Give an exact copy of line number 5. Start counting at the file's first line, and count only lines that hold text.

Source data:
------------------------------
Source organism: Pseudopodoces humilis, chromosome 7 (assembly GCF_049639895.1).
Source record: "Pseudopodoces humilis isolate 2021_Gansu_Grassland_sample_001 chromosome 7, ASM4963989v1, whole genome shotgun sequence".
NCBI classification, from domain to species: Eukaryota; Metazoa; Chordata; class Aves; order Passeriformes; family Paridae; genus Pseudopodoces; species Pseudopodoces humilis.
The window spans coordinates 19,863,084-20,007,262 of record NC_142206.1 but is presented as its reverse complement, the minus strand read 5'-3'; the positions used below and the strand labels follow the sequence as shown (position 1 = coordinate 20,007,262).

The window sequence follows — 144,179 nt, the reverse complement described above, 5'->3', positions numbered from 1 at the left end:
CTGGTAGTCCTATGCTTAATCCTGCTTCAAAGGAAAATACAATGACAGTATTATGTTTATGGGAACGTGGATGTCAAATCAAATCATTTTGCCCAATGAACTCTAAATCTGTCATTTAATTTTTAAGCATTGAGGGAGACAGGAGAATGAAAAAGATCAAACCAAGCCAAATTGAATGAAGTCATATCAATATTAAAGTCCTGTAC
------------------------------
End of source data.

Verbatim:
The window sequence follows — 144,179 nt, the reverse complement described above, 5'->3', positions numbered from 1 at the left end: